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Title page for ETD etd-07072010-133115

Type of Document Dissertation
Author McCaffery, Rebecca Marie Wahl
URN etd-07072010-133115
Title Population dynamics of the Columbia spotted frog (Rana luteiventris): inference from long-term demography
Degree Doctor of Philosophy
Department Wildlife Biology
Advisory Committee
Advisor Name Title
Elizabeth E Crone Committee Chair
Lisa Eby Committee Member
Scott Mills Committee Member
Winsor H Lowe Committee Member
  • amphibian
  • climate change
  • Montana
  • population ecology
  • population modeling
Date of Defense 2010-01-01
Availability unrestricted

Worldwide extinctions of amphibians are at the forefront of the biodiversity crisis, with climate change figuring prominently as a potential driver of continued amphibian decline. Changes in both the mean and variability of climate conditions may affect amphibian populations in complex, unpredictable ways. However, few studies have evaluated effects of climate change on individual vital rates and subsequent population dynamics of amphibians. I investigated the population dynamics of a high elevation population of the Columbia spotted frog (Rana luteiventris) in relation to climate variation over a ten-year period.

I documented an increase in survival and breeding probability as severity of winter decreased. Therefore, a warming climate with less severe winters is likely to promote population viability in this montane frog population. More generally, amphibians and other ectotherms inhabiting alpine or boreal habitats at or near their thermal ecological limits may benefit from the milder winters provided by a warming climate as long as suitable habitats remain intact.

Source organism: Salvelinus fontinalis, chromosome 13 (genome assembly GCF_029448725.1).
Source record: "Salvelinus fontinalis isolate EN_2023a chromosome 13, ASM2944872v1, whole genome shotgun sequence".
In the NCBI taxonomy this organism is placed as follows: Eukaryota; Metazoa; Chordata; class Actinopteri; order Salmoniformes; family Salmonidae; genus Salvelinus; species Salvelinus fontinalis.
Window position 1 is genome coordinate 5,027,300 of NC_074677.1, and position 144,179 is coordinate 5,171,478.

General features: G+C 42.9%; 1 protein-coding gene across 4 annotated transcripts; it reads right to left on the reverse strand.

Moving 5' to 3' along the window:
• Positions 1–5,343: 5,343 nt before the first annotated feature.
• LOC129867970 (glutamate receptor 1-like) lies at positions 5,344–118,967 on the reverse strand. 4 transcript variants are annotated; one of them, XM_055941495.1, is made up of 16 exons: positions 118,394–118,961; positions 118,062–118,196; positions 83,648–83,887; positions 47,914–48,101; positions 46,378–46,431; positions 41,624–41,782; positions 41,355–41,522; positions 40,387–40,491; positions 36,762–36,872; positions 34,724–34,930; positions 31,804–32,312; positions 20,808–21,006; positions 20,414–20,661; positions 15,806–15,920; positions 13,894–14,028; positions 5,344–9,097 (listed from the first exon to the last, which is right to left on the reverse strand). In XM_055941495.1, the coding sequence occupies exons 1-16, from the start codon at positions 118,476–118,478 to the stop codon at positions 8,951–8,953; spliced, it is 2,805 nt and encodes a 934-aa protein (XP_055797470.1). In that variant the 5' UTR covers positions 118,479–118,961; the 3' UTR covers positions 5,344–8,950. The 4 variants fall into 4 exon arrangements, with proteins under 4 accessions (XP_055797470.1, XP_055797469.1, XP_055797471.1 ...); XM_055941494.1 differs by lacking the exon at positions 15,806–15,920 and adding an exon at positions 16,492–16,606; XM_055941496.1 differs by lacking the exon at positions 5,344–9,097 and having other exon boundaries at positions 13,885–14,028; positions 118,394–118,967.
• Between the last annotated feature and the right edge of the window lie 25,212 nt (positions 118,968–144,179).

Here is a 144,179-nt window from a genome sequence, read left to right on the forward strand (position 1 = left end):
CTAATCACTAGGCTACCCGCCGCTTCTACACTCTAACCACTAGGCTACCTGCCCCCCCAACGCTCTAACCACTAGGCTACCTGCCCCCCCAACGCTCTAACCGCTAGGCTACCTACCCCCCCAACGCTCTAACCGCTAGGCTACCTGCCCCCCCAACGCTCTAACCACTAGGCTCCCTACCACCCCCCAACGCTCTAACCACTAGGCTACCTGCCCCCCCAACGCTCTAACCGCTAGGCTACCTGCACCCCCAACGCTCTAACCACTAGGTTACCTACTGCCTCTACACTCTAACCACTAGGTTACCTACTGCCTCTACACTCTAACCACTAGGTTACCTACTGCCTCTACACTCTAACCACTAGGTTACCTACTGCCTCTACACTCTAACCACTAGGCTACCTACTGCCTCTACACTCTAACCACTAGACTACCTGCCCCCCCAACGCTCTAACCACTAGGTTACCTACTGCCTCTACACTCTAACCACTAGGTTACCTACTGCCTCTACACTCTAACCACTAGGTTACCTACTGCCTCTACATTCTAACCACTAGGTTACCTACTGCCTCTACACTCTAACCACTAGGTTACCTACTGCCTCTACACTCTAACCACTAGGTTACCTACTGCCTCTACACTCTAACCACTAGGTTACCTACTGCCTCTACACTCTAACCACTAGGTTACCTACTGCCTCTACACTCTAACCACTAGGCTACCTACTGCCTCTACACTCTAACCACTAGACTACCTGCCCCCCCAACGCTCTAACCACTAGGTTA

I then used Bayesian models to demonstrate that changes in mean snowpack had a greater effect on viability than changes in the variance of snowpack. In general, future decreases in mean snowpack increase population viability, and increases in variability have little effect.

Finally, I examined whether heterogeneity in pond hydroperiod on the landscape had the potential to stabilize recruitment and population dynamics. Overall, ponds with different hydroperiods showed contrasting dynamics among years. Variability in recruitment was lowest in the scenario with the greatest pond heterogeneity, suggesting that the presence of a diversity of hydroperiods on the landscape may reduce variability in amphibian recruitment.

Through my research, I have been able to determine relationships between climate variables and vital rates in the Columbia spotted frog, and then use population models to explore how future changes in climate or habitat could affect the viability of this population. These results add to our understanding of how climate variation may influence Rana luteiventris dynamics in montane environments, but also provide a demographic backdrop for determining which factors might affect other amphibian populations and species in diverse mountain environments.

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